I was fascinated (for any given definition of fascinating) to read in February that Yahoo had banned its employees from working remotely – with the result that several hundred now have to relocate. This seemed, on the face of it, such a retrograde step from such a forward thinking company that it would not have surprised me more if Chelsea had announced that they were keeping a manager for a whole season. (I now feel, after being interviewed on BBC Radio 5 Live about how Benitez must be feeling being called an “interim”, that I am an honorary Psychopundit and therefore qualified to make such sweeping football generalisations and in-jokes. It’s a funny old game).

Their rationale was that communication and collaboration are key – aren’t they always? – and people need to work side by side to do this. Now, I spend most of my professional life looking at how teams communicate and collaborate, so I certainly agree – but there is a tension here. I undertake work for a number of Universities who are educating the very people who will pay my pension. They are Generation C; Generation Connected. They have spent their formative years staring at a (insert device of choice) and will expect to be able to work like this after they graduate. When they want. Where they want. It will form part of their psychological contract with their employer because they don’t know any other way. And in the battle for talent, places that provide this type of working will have a distinct advantage.

It is worth pointing out that there are many advantages to organisations in allowing flexibility of working practices, or indeed in having members of your team located elsewhere. Flexible working promotes goodwill with staff, and may be more productive for some people who don’t need the structure of a nine to five office location[1]. This blended working style, or “Martini working[2]”, doesn’t suit everyone, but for many it can lead to higher output and greater job satisfaction. In fact, increasing pressures on organisational space and environmental sustainability concerns are already leading to increased hot-desking and flexible working as the norm, built into the strategic plans of Estates Departments countrywide.

So, this poses many challenges. I agree with Yahoo that often, the best ideas come from the informal corridor chats or in the cafeteria (just like in two-day team-builds where the real work happens in the bar about one third of the way down a bottle of gin). But I am not sure that a ban on working remotely is the answer; surely, they are throwing the search engine out with the bathwater? Managing people who work remotely is just like managing people who are co-located; it’s just harder and you have to turn the communication dials up to 11. So maybe it is better, clearer, tighter management that is needed, not a ban on flexibility.

Yahoo was in the top 50 places to work in 2013. It may not be there much longer.

[1] Or spending two hours every day with their nose stuffed into another commuter’s armpit.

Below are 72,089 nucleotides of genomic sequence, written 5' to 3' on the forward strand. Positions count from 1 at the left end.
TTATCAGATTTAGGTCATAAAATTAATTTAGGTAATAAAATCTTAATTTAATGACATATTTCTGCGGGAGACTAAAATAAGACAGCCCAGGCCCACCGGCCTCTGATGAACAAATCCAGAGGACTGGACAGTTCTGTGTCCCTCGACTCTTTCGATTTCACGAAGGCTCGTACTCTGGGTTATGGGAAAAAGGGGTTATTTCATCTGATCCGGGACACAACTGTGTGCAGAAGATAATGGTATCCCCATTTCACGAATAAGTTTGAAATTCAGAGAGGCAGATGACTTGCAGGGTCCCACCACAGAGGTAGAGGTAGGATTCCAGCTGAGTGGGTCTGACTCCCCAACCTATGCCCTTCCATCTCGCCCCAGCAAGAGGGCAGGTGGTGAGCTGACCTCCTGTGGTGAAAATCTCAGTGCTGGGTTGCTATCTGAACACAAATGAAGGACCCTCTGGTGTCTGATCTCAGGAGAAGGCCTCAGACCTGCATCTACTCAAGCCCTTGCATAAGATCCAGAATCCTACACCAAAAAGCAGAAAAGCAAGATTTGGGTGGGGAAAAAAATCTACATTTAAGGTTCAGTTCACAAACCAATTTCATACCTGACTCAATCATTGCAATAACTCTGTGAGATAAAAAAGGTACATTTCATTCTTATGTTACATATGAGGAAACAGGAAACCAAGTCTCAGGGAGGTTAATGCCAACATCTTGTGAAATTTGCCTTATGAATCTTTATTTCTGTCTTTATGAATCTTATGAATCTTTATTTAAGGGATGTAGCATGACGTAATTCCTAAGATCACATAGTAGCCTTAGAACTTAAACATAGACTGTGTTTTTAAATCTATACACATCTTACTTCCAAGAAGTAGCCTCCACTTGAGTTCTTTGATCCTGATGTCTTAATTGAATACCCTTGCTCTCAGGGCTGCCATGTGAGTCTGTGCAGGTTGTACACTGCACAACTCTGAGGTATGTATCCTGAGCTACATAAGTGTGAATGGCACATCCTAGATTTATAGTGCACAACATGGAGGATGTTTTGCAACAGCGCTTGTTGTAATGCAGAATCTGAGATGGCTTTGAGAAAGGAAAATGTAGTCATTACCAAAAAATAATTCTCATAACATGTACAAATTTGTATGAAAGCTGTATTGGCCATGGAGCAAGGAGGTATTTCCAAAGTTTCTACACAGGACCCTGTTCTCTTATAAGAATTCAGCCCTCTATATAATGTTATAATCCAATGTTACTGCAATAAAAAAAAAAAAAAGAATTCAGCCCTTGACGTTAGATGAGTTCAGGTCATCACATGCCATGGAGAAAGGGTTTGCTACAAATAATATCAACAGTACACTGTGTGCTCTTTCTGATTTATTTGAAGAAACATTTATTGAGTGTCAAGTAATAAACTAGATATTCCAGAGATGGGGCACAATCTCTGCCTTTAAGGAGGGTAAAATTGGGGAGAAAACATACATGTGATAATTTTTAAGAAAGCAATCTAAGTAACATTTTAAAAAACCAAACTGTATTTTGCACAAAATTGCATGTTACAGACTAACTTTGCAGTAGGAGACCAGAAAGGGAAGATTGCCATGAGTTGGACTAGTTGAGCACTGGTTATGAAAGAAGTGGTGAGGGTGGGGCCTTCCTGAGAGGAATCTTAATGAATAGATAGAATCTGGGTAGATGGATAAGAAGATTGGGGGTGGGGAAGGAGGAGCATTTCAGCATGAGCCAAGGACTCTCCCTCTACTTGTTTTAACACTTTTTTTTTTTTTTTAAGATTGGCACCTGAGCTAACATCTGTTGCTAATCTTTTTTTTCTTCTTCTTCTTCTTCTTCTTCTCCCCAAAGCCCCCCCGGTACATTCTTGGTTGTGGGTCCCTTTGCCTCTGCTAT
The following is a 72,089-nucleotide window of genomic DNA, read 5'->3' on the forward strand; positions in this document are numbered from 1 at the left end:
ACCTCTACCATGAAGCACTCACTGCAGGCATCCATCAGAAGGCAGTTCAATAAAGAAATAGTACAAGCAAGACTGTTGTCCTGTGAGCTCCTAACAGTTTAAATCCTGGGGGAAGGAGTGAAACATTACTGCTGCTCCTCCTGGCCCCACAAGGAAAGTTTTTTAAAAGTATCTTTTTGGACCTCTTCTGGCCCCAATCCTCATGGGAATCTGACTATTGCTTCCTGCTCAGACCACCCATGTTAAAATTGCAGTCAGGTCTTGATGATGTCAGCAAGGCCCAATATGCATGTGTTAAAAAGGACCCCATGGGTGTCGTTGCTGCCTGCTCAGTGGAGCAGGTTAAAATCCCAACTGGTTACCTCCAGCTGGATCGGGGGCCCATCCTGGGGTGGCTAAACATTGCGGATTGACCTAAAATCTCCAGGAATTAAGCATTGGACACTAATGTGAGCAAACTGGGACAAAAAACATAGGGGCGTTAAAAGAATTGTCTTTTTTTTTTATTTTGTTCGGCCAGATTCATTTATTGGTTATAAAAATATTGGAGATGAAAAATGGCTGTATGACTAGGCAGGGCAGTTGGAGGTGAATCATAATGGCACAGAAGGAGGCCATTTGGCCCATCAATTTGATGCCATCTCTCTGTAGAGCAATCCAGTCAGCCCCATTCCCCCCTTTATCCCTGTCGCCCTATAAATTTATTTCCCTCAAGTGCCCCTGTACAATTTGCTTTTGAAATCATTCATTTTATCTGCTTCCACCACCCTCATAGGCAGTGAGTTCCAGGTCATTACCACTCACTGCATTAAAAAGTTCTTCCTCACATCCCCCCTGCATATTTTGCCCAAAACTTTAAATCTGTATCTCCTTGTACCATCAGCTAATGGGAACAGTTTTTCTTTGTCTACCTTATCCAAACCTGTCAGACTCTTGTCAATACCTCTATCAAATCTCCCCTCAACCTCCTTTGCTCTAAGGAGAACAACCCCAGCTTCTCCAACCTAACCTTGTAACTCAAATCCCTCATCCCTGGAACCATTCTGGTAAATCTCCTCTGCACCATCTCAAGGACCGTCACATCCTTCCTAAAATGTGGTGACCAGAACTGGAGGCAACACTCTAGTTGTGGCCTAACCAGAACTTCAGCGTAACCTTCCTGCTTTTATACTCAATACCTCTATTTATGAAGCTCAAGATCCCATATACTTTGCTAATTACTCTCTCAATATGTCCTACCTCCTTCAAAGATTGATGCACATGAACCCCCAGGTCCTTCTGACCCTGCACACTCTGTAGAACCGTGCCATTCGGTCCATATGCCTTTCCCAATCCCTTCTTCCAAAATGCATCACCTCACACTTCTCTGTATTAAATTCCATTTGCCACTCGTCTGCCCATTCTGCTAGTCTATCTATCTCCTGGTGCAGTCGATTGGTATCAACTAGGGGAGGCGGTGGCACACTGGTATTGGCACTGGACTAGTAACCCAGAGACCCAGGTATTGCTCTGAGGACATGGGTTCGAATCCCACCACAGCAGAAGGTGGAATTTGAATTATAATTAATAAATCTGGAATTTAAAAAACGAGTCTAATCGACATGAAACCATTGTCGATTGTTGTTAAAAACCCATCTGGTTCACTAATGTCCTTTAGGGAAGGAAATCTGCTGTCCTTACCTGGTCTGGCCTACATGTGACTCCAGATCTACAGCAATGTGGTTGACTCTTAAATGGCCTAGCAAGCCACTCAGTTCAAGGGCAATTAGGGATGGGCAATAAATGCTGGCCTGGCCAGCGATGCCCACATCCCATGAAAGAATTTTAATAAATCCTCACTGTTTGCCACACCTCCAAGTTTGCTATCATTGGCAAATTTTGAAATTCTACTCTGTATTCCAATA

[2] Working “any place, anytime, anywhere,” not with a stiff drink.

Ski Slopes and Learning Curves

I have just come back from skiing. It was my second ever time, the first sorry episode being three years ago. Don’t get me wrong – I had a fabulous time with lovely people on that first occasion. It’s just that the skiing bit wasn’t fabulous. The rest of it was almost but not quite like the Wham video to Last Christmas. Except that it wasn’t Christmas and we were all in our 40s. I remember being just about capable of snow-ploughing down a gradient so slight that a marble wouldn’t roll down it, only to look forlornly at 9 month old babies parallel skiing past me, grinning smugly.

Anyway. This time was different; I still had a great time, with more lovely people, but this time the actual skiing part was part of the fabulousness. Everyone had told me that it was just like riding a bike (I assume they meant that they both hurt when you fall off) and that I would remember how to do it from three years ago. The flaw in this cunning plan was that I couldn’t do it three years ago, so what exactly would I remember?

They were right, however. By the end of the first morning I was back to where I had been after a week last time – and by the end of the day I had actually stopped falling over. I actually remember vividly the Eureka! moment; when the tilt of the ankle, the standing and squatting bits, the weight balance and numerous other things just seemed to happen without thinking. This led me to ponder later that night over a large G&T what was happening; that my muscles were remembering all by themselves, that I wasn’t having to hold all of these seemingly impossible tricks in my pre-frontal cortex (which takes a huge amount of effort and energy) and that instead they were transferring to my basal ganglia, the centre for unconscious competence – a part of the brain, not a Government Quango. Amazing what gin does.